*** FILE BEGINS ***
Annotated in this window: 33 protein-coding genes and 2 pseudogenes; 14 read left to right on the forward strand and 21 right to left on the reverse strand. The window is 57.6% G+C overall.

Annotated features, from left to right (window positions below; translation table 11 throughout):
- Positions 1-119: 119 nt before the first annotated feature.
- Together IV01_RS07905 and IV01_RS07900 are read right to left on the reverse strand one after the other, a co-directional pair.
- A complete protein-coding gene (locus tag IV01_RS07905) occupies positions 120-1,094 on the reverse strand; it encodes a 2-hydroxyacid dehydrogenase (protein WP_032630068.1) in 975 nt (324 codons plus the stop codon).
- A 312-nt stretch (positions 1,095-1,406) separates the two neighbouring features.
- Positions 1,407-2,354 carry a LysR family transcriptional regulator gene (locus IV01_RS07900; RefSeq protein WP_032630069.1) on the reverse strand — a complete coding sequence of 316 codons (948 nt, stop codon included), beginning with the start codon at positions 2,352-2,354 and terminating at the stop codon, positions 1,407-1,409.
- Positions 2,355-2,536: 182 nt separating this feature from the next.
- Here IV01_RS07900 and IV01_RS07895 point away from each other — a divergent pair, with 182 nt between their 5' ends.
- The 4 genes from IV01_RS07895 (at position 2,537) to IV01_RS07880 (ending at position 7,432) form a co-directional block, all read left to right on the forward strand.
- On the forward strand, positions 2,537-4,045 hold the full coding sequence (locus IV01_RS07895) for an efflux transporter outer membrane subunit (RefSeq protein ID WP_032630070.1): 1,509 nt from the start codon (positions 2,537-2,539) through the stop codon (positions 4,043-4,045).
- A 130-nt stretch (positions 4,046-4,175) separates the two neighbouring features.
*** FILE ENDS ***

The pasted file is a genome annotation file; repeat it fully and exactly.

Annotated in this window: 33 protein-coding genes and 2 pseudogenes; 14 read left to right on the forward strand and 21 right to left on the reverse strand. The window is 57.6% G+C overall.

Annotated features, from left to right (window positions below; translation table 11 throughout):
- Positions 1-119: 119 nt before the first annotated feature.
- Together IV01_RS07905 and IV01_RS07900 are read right to left on the reverse strand one after the other, a co-directional pair.
- A complete protein-coding gene (locus tag IV01_RS07905) occupies positions 120-1,094 on the reverse strand; it encodes a 2-hydroxyacid dehydrogenase (protein WP_032630068.1) in 975 nt (324 codons plus the stop codon).
- A 312-nt stretch (positions 1,095-1,406) separates the two neighbouring features.
- Positions 1,407-2,354 carry a LysR family transcriptional regulator gene (locus IV01_RS07900; RefSeq protein WP_032630069.1) on the reverse strand — a complete coding sequence of 316 codons (948 nt, stop codon included), beginning with the start codon at positions 2,352-2,354 and terminating at the stop codon, positions 1,407-1,409.
- Positions 2,355-2,536: 182 nt separating this feature from the next.
- Here IV01_RS07900 and IV01_RS07895 point away from each other — a divergent pair, with 182 nt between their 5' ends.
- The 4 genes from IV01_RS07895 (at position 2,537) to IV01_RS07880 (ending at position 7,432) form a co-directional block, all read left to right on the forward strand.
- On the forward strand, positions 2,537-4,045 hold the full coding sequence (locus IV01_RS07895) for an efflux transporter outer membrane subunit (RefSeq protein ID WP_032630070.1): 1,509 nt from the start codon (positions 2,537-2,539) through the stop codon (positions 4,043-4,045).
- A 130-nt stretch (positions 4,046-4,175) separates the two neighbouring features.